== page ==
*Bloom filter*. Why? Two reasons, primarily: Bloom filters are beautifully simple yet incredibly versatile. In an era of vast datasets, they provide a mechanism for maintaining speed and overall performance. A Bloom filter allows you to test whether an element belongs in a set or not. Actually, that’s untrue. It doesn’t. It allows you to test if an element

*most likely*belongs to a set, or if it absolutely doesn’t. In others words, false positives may occur, but false negatives won’t. It’s this susceptibility to errors that makes Bloom filters extremely space efficient. But more on that later; first, let’s see what makes Bloom filters so easy to grasp. I like to think of a Bloom filter as a mathematical set on steroids. The data structure consists of two discrete components: a bunch of hash functions and a bit array. That’s it. To initialise a Bloom filter, we set all bits in its bit array to zero. So, if we have an array of ten bits:

[0, 0, 0, 0, 0, 0, 0, 0, 0, 0]To

*add an element*, we give it to our hash functions as an input. Each hash function will output an array index. Let’s say we passed the string

`foo`

to two hash functions which give us indices 0 and 4. We set the corresponding bits in our bit array to 1: [1, 0, 0, 0, 1, 0, 0, 0, 0, 0]

*Querying for an element*is just as straightforward. We pass the element to our hash functions and check the returned indices to see whether the corresponding bits in the array have a value of 1 or 0. If none of them are 1, the element in question is not part of the set. We don’t necessarily even need to check all of the values at the given indices. If we find at least one where the bit is zero, then the element can’t be part of the set. Let’s say we query for the string

`bar`

using our two hash functions. Let’s further assume that the functions output indices 1 and 5. Checking either one of these bit array indices is enough for us to conclude that `bar`

is not part of our set, since the value at both indices is 0. If all the corresponding bits *are*set, then the element

*may*be part of the set. Since hash functions have a nasty habit of producing collisions, we can’t be 100% sure that the queried element is part of the set. There’s a chance that another previously added element caused the same bits to be flipped.

*Removing an element*is a simple operation inasmuch as it can’t be done. If we were to reset the corresponding bits of the element we wish to remove, we may end up removing other elements that have the same corresponding bits.

*What happens in a Bloom filter stays in a Bloom filter*. Adding elements is very efficient in terms of time. Since we don’t iterate the bit array but simply set bits, the time the operation takes is only dependent on the number of hash functions we have. So, for

*k*hash functions, the time complexity is

*O(k)*. Lovely. The same goes for querying for an element. For

*k*hash functions, there is a constant upper bound to the number of indices we need to check in the bit array.

*O(k)*for both addition

*and*lookup — very nice. If you think the time complexities are encouraging, then the space complexity is even better. Since we aren’t storing the elements themselves, only the information tells us if they are present or not, the size of a Bloom filter isn’t dependent of the size or number of elements already in the set. If we are willing to accept a false probability of 1%, less than 10 bits per element to be added is sufficient [1]. Short answer: lots of stuff. Long answer: as it turns out, there are a vast number of applications where a small probability of getting false positives is fine as long as we don’t get any false negatives. The first example that springs to mind is using a Bloom filter to decide if we need to perform a more costly operation such as accessing some resource on disk or over a network. Asking the Bloom filter “does this resource even exist” before doing a costly lookup yields instant performance gains. The same goes for maintaining blacklists. Google Chrome previously employed Bloom filters to identify malicious URLs. In this scenario, requested URLs are first checked against a local Bloom filter; a full check against the real blacklist is done if (and only if) the filter indicates that the URL is malicious. Even though Chrome has moved away from using Bloom filters for blacklisting purposes, it’s very possible that when you first visited this page, a Bloom filter was used to make sure the rendering was snappy. WebKit, the popular web browser engine, consults a Bloom filter to decide which CSS selectors to even bother with before processing declarations. Off the top of my head, I can think of many more applications, including eliminating unnecessary calls to web caches, preventing the use of weak passwords, and checking for reserved usernames during registration processes. I’ll leave the rest of the ideation up to the readers of this blog post; learning what a data structure does and thinking about what can be achieved with it evokes a childlike sense of discovery in me, and I hope it does the same for you!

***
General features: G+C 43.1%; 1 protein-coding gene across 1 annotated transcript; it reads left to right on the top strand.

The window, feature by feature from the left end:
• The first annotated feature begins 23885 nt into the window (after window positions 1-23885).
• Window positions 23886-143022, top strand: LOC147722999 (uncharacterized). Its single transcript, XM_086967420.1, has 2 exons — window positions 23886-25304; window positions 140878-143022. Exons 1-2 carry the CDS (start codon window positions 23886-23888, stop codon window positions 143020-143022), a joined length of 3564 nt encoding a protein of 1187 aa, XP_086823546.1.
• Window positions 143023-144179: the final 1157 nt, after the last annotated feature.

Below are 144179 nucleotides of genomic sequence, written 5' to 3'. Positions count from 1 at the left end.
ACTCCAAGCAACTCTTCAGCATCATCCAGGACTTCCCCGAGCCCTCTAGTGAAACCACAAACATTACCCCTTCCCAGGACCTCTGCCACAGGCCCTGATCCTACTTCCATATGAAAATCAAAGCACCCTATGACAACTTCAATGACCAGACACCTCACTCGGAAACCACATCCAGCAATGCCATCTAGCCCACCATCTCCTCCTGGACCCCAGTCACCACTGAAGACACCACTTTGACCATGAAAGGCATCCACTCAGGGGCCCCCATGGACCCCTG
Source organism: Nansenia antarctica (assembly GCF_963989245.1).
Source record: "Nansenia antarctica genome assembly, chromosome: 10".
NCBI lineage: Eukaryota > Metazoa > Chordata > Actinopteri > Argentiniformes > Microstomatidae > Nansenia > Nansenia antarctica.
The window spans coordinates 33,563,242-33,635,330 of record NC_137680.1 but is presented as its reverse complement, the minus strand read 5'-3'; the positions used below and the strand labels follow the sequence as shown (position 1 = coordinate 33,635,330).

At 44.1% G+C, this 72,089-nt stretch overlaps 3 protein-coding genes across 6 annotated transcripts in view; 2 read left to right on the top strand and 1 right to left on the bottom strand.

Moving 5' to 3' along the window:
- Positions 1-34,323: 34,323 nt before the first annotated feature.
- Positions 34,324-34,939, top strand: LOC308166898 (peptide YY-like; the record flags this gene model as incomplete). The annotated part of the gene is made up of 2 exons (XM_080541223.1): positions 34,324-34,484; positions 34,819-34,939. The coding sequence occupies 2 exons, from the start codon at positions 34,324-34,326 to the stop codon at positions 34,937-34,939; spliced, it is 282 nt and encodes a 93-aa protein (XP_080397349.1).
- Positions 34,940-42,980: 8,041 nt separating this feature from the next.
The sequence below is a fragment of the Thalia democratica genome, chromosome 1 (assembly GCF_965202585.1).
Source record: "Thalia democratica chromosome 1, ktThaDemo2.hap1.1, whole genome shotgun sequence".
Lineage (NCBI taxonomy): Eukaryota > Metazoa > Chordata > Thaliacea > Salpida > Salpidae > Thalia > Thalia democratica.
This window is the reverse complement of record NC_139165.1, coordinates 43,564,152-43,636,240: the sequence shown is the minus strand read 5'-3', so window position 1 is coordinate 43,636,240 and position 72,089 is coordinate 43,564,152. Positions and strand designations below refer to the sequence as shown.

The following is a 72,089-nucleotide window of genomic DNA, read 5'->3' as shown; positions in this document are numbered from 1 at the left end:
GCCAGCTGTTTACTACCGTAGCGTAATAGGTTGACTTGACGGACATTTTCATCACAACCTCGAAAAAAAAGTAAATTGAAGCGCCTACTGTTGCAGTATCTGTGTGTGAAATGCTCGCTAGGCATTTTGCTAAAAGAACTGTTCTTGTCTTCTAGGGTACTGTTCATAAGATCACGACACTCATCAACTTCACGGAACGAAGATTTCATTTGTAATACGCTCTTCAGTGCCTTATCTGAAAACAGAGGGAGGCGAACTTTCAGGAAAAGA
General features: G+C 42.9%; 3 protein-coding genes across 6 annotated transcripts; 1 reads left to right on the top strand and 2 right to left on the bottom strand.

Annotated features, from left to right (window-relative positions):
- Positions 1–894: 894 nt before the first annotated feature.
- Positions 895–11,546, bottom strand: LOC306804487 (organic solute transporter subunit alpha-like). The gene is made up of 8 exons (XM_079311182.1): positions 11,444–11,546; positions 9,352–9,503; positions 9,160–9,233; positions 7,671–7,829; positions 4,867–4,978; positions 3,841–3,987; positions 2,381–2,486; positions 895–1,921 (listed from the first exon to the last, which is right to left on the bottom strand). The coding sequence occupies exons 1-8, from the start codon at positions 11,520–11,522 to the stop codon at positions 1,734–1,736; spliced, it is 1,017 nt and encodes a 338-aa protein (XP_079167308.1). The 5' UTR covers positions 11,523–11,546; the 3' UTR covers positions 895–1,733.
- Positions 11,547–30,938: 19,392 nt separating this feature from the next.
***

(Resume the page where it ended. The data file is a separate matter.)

- Since you can’t remove an element from a Bloom filter, the probability of false positives will continue to go up if you keep adding elements to it. It starts to degrade. In that sense, Bloom filters are not like wine. They don’t get better with age.
- We owe the existence of Bloom filters to a chap called Burton Howard Bloom, who invented the data structure way back in 1970. There’s precious little information about him online, but from what I could dig up, it seems he attended MIT and worked on database systems.

*This post was written by Max Pagels, a Senior Developer at SC5 who enjoys the theory behind programming just as much as programming itself. Special thanks to Service Designer extraordinaire Tero Liikka for providing the cover art, and to Head of Technology Lauri Svan and JavaScript Specialist Niklas Lindgren for proofreading and feedback.*